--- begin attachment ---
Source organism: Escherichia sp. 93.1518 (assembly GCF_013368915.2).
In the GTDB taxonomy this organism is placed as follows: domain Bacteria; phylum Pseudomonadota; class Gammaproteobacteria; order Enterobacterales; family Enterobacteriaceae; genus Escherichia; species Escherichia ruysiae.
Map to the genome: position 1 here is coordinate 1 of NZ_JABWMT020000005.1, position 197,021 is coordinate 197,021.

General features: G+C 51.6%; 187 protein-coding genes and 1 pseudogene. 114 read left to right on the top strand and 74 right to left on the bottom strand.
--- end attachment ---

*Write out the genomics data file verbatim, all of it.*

Source organism: Escherichia sp. 93.1518 (assembly GCF_013368915.2).
In the GTDB taxonomy this organism is placed as follows: domain Bacteria; phylum Pseudomonadota; class Gammaproteobacteria; order Enterobacterales; family Enterobacteriaceae; genus Escherichia; species Escherichia ruysiae.
Map to the genome: position 1 here is coordinate 1 of NZ_JABWMT020000005.1, position 197,021 is coordinate 197,021.

General features: G+C 51.6%; 187 protein-coding genes and 1 pseudogene. 114 read left to right on the top strand and 74 right to left on the bottom strand.